infection. Flea control involves treating the dog and the environment
.Your veterinarian can recommend a safe and effective flea control for
your pet. If your dog lives in a flea-infested environment,
re-infection with tapeworms may occur in as little as two weeks. Since
tapeworm medication is so effective, recurrent tapeworm infections are
almost always due to re-infection from fleas and not failure of the
product.

Can I get tapeworms from my dog?

You cannot get tapeworms directly from your dog. Dipylidium caninum,
the most common canine tapeworm, depends on the flea as the
intermediate host. A person must swallow an infected flea to become
infected. A few cases of tapeworm infection have been reported in
children. Vigorous flea control will also eliminate any risk of children
becoming infected.

Although Dipylidium species are the most common tapeworms in dogs, other cestodes are also important in certain areas.

Taenia species – These are tapeworms that are acquired by eating prey or waste containing the infective larval
stage. These are much larger tapeworms, often up to one yard (one meter) in length. Intermediate hosts include rodents, rabbits, hares and sheep. The intermediate stages develop hydatid cysts in various organs in the intermediate host. There are effective medications that will eliminate Taenia infections in dogs. If your dog eats prey such as rodents or rabbits, re-infection can occur with passage of tapeworm segments in 6-8 weeks.

Echinococcus species – These are very small tapeworms, consisting of only three or four segments, and are usually
less than 3/8″ (1 cm) in length. Intermediate hosts can be sheep, horses and occasionally man. In humans the disease is called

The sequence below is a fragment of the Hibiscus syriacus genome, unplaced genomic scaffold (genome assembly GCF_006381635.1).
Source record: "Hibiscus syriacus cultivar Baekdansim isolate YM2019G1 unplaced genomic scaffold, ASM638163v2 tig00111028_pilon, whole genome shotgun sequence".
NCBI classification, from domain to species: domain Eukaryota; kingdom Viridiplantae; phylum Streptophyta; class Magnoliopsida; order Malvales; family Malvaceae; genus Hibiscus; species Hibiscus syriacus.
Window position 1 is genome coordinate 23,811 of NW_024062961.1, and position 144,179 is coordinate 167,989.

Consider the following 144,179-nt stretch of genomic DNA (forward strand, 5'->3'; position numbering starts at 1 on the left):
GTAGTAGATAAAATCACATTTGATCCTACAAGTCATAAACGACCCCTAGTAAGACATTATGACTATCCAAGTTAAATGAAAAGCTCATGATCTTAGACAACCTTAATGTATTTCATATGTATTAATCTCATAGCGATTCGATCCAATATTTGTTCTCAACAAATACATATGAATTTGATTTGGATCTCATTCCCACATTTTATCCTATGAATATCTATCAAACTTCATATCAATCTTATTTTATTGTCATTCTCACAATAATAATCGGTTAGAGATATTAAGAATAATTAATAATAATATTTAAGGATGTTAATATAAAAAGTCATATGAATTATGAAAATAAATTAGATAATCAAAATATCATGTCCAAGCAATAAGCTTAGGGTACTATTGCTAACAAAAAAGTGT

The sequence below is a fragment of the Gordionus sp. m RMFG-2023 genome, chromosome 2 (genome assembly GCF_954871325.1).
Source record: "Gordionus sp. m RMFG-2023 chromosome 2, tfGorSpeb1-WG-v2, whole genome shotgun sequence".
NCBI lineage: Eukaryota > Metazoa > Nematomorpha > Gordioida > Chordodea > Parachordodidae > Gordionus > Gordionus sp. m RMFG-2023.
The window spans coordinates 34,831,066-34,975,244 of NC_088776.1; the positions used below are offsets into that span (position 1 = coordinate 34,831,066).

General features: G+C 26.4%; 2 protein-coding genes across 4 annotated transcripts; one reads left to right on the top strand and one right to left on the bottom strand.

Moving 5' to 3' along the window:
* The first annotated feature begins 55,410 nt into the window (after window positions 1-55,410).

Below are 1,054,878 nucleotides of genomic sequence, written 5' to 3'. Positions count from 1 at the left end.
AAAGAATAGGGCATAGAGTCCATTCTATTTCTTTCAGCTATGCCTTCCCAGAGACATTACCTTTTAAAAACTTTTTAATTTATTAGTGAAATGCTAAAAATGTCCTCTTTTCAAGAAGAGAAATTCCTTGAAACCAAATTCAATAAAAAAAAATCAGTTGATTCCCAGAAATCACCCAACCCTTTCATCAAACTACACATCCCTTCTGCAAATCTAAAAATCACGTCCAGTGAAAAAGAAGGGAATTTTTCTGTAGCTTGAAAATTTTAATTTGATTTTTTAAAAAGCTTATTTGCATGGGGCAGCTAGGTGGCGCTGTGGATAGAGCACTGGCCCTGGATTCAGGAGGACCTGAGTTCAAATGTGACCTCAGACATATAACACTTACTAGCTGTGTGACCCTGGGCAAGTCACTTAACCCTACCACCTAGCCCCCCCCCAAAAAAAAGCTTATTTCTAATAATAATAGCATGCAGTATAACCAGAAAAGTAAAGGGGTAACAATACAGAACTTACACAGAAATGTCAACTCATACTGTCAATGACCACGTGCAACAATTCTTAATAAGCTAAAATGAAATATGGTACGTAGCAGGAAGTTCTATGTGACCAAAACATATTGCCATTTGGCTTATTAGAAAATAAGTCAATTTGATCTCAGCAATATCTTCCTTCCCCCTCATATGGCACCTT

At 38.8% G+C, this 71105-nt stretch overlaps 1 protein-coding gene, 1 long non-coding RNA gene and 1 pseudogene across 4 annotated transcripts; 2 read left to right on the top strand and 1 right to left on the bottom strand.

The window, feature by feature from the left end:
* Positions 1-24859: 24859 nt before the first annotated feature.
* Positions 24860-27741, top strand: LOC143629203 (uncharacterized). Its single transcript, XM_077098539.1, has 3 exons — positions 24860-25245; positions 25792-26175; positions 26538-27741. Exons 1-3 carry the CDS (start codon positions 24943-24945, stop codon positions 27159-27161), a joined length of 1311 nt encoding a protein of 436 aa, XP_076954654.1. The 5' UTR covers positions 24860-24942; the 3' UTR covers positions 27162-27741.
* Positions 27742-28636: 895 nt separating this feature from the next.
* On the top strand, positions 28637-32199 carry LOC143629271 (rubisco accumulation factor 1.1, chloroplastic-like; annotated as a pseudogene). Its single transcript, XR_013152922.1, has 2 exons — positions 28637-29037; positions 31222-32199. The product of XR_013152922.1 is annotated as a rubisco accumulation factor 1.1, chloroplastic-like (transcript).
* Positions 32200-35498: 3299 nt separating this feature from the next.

hydatidosis, hydatid disease, or hydatid cyst disease, and results in cysts being formed in the liver. The disease is very rare in the United States, but has been reported in California, Arizona, New Mexico and Utah. Humans are infected by eating contaminated meat or by accidentally ingesting eggs that have originated from the feces of dogs, coyotes or foxes harboring the adult tapeworm. Fortunately, de-worming preparations, particularly those containing praziquantel, are effective for eliminating this cestode from infected dogs.

Prevention of cestode tapeworm infection involves avoidance of uncooked or partially cooked meat or meat by-products.

This client information sheet is based on material written by: Ernest Ward, DVM
© Copyright 2009 Lifelearn Inc. Used and/or modified with permission under license.

Ringworm in Pets

Not Really a Worm At All
Ringworm, technically called dermatophytosis or dermatomycosis, is a skin condition that can be transmitted between people and pets. It is caused by one of several kinds of microscopic fungal organisms. The disease gets its confusing name from the fact that a common symptom in people is the appearance of a reddish ring on the skin which was once thought to be cause by a worm.

Ringworm in Pets
Ringworm fungi can infect dogs, cats, rabbits, farm animals, and other mammals. Pets with ringworm often have areas of hair loss. The skin in these areas may become crusty or scaly, and the hair breaks off easily. The lesions increase in size quickly and can spread over the entire body. However, some infected animals, especially cats, do not show any symptoms at all.